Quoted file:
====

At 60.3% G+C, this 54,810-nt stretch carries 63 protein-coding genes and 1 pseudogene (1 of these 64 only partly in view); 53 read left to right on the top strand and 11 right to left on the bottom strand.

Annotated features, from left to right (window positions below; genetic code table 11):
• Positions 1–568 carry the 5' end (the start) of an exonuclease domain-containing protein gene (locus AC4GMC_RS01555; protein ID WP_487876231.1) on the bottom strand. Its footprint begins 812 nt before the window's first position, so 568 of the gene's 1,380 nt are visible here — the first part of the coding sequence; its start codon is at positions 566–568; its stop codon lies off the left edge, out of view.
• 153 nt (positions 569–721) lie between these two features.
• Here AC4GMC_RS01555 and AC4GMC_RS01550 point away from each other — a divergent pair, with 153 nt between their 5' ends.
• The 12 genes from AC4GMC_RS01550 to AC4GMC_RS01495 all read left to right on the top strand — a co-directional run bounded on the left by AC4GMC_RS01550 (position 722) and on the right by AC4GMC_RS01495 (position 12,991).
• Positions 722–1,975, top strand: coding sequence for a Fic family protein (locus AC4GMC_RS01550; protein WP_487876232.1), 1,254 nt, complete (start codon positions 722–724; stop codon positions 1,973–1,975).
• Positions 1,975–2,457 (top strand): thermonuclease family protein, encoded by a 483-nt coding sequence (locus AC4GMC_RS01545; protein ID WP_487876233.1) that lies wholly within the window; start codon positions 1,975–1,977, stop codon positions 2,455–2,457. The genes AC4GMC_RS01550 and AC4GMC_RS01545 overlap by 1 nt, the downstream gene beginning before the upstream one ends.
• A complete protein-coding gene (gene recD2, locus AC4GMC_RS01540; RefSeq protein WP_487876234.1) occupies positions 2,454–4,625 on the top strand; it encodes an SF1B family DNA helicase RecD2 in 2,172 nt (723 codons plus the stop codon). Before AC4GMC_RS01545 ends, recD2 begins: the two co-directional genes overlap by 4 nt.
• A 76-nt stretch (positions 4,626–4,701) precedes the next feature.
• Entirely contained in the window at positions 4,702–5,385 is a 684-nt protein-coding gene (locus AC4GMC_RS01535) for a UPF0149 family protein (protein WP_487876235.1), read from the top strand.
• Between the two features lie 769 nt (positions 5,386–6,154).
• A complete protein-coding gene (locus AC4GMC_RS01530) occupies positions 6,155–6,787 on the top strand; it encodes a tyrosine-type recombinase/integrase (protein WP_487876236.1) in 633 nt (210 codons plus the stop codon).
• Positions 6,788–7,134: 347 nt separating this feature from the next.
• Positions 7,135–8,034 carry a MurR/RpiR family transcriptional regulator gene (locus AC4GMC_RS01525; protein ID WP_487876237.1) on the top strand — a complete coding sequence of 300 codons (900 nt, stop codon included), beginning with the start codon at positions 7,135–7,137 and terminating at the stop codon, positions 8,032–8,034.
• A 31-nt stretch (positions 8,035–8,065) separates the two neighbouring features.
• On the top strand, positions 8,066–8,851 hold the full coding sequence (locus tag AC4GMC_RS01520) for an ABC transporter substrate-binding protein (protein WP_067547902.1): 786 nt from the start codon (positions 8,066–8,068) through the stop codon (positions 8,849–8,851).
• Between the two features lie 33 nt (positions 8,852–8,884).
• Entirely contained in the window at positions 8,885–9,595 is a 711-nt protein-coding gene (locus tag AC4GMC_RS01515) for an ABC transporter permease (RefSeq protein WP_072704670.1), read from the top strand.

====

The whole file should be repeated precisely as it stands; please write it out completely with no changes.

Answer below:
At 60.3% G+C, this 54,810-nt stretch carries 63 protein-coding genes and 1 pseudogene (1 of these 64 only partly in view); 53 read left to right on the top strand and 11 right to left on the bottom strand.

Annotated features, from left to right (window positions below; genetic code table 11):
• Positions 1–568 carry the 5' end (the start) of an exonuclease domain-containing protein gene (locus AC4GMC_RS01555; protein ID WP_487876231.1) on the bottom strand. Its footprint begins 812 nt before the window's first position, so 568 of the gene's 1,380 nt are visible here — the first part of the coding sequence; its start codon is at positions 566–568; its stop codon lies off the left edge, out of view.
• 153 nt (positions 569–721) lie between these two features.
• Here AC4GMC_RS01555 and AC4GMC_RS01550 point away from each other — a divergent pair, with 153 nt between their 5' ends.
• The 12 genes from AC4GMC_RS01550 to AC4GMC_RS01495 all read left to right on the top strand — a co-directional run bounded on the left by AC4GMC_RS01550 (position 722) and on the right by AC4GMC_RS01495 (position 12,991).
• Positions 722–1,975, top strand: coding sequence for a Fic family protein (locus AC4GMC_RS01550; protein WP_487876232.1), 1,254 nt, complete (start codon positions 722–724; stop codon positions 1,973–1,975).
• Positions 1,975–2,457 (top strand): thermonuclease family protein, encoded by a 483-nt coding sequence (locus AC4GMC_RS01545; protein ID WP_487876233.1) that lies wholly within the window; start codon positions 1,975–1,977, stop codon positions 2,455–2,457. The genes AC4GMC_RS01550 and AC4GMC_RS01545 overlap by 1 nt, the downstream gene beginning before the upstream one ends.
• A complete protein-coding gene (gene recD2, locus AC4GMC_RS01540; RefSeq protein WP_487876234.1) occupies positions 2,454–4,625 on the top strand; it encodes an SF1B family DNA helicase RecD2 in 2,172 nt (723 codons plus the stop codon). Before AC4GMC_RS01545 ends, recD2 begins: the two co-directional genes overlap by 4 nt.
• A 76-nt stretch (positions 4,626–4,701) precedes the next feature.
• Entirely contained in the window at positions 4,702–5,385 is a 684-nt protein-coding gene (locus AC4GMC_RS01535) for a UPF0149 family protein (protein WP_487876235.1), read from the top strand.
• Between the two features lie 769 nt (positions 5,386–6,154).
• A complete protein-coding gene (locus AC4GMC_RS01530) occupies positions 6,155–6,787 on the top strand; it encodes a tyrosine-type recombinase/integrase (protein WP_487876236.1) in 633 nt (210 codons plus the stop codon).
• Positions 6,788–7,134: 347 nt separating this feature from the next.
• Positions 7,135–8,034 carry a MurR/RpiR family transcriptional regulator gene (locus AC4GMC_RS01525; protein ID WP_487876237.1) on the top strand — a complete coding sequence of 300 codons (900 nt, stop codon included), beginning with the start codon at positions 7,135–7,137 and terminating at the stop codon, positions 8,032–8,034.
• A 31-nt stretch (positions 8,035–8,065) separates the two neighbouring features.
• On the top strand, positions 8,066–8,851 hold the full coding sequence (locus tag AC4GMC_RS01520) for an ABC transporter substrate-binding protein (protein WP_067547902.1): 786 nt from the start codon (positions 8,066–8,068) through the stop codon (positions 8,849–8,851).
• Between the two features lie 33 nt (positions 8,852–8,884).
• Entirely contained in the window at positions 8,885–9,595 is a 711-nt protein-coding gene (locus tag AC4GMC_RS01515) for an ABC transporter permease (RefSeq protein WP_072704670.1), read from the top strand.